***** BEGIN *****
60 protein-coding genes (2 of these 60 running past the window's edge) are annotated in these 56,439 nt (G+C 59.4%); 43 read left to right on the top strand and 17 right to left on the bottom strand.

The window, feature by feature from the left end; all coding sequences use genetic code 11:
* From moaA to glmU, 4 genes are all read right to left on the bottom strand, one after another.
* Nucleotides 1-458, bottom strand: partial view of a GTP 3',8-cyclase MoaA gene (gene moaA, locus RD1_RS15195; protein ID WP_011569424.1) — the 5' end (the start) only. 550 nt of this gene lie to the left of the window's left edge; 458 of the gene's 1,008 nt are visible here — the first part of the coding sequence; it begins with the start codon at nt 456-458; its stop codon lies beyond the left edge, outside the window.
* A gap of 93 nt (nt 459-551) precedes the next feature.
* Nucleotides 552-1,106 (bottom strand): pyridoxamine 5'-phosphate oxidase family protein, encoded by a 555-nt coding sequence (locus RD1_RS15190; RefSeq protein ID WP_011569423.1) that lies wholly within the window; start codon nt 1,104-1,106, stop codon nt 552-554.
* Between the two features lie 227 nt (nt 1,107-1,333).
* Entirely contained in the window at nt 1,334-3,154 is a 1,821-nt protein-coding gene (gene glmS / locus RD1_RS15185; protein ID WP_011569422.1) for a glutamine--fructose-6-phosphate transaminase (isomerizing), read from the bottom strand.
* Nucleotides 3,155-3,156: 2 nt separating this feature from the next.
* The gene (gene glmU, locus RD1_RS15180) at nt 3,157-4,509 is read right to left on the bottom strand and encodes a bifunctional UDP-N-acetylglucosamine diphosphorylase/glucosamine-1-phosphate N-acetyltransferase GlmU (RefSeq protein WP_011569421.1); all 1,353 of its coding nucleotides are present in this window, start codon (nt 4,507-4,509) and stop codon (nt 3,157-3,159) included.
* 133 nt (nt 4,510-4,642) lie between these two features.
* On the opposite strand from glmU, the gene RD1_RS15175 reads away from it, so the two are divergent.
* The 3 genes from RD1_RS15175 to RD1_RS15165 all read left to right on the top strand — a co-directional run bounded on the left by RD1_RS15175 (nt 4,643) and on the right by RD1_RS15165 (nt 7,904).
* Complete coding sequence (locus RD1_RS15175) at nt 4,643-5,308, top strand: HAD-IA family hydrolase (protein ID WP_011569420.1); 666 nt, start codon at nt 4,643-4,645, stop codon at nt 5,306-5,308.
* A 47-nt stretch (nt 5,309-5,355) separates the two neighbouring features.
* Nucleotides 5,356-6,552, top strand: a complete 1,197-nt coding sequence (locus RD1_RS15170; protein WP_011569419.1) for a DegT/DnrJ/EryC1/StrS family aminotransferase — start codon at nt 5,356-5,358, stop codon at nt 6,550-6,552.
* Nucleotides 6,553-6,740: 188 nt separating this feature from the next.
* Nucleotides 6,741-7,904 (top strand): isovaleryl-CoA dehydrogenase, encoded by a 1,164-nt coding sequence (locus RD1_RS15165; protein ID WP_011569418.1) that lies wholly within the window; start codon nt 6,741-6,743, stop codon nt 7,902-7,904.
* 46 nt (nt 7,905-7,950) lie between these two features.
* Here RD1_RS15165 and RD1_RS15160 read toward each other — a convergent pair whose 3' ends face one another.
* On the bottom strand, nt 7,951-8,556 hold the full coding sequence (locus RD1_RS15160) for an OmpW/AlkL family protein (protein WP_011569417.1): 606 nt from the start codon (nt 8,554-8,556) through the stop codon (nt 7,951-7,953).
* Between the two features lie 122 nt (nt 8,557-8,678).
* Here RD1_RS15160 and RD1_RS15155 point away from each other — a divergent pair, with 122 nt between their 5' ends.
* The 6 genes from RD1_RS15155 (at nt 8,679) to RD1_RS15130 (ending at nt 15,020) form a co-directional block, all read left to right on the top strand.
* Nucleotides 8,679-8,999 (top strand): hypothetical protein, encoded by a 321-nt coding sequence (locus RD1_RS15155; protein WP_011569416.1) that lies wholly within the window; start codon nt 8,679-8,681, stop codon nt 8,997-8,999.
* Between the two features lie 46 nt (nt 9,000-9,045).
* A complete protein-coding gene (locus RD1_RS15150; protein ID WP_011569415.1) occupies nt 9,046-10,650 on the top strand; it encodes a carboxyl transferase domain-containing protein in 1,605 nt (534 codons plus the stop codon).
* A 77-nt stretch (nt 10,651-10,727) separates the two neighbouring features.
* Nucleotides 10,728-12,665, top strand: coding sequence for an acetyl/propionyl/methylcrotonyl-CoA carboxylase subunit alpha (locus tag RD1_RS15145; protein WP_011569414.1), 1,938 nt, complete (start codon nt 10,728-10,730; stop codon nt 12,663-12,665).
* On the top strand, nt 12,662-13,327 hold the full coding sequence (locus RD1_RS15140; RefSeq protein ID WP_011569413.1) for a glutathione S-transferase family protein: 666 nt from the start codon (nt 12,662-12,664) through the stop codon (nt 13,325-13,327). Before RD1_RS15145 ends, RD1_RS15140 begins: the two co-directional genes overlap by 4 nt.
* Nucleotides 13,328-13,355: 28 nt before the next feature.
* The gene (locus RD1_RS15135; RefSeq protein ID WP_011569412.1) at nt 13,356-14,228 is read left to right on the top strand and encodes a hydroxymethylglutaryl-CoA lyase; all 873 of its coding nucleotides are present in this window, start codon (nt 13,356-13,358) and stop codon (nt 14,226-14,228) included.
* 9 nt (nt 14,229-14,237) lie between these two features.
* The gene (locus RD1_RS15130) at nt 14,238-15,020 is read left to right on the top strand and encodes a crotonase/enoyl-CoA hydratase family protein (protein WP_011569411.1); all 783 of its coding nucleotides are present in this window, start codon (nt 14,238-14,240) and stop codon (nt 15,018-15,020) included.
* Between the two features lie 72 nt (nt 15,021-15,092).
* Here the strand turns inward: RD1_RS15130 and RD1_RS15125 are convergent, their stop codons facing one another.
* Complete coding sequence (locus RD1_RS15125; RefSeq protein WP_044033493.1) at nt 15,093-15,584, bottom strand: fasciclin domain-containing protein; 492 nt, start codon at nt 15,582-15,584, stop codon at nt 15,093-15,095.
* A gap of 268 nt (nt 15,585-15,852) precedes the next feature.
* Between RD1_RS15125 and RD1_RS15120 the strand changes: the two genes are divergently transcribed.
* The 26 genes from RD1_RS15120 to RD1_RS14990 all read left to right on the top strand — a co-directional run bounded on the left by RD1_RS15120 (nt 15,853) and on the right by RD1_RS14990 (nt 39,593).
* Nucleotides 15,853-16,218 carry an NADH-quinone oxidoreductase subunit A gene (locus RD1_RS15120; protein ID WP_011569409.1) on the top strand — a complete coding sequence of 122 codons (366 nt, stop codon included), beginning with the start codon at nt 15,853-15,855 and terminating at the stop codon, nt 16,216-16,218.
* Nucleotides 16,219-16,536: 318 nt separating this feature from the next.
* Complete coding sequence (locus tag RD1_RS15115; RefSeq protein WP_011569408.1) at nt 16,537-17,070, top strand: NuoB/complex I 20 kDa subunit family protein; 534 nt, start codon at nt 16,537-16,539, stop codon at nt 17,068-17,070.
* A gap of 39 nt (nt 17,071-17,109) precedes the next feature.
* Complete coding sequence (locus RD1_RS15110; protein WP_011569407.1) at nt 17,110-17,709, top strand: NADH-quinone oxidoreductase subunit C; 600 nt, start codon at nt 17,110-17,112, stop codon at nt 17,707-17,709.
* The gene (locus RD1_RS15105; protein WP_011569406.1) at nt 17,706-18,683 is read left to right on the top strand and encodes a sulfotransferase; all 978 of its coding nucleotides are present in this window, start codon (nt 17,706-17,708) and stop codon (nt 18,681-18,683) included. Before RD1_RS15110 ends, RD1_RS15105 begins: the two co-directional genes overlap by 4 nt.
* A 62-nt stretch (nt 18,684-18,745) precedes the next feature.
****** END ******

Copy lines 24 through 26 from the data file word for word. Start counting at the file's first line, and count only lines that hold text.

* The 6 genes from RD1_RS15155 (at nt 8,679) to RD1_RS15130 (ending at nt 15,020) form a co-directional block, all read left to right on the top strand.
* Nucleotides 8,679-8,999 (top strand): hypothetical protein, encoded by a 321-nt coding sequence (locus RD1_RS15155; protein WP_011569416.1) that lies wholly within the window; start codon nt 8,679-8,681, stop codon nt 8,997-8,999.
* Between the two features lie 46 nt (nt 9,000-9,045).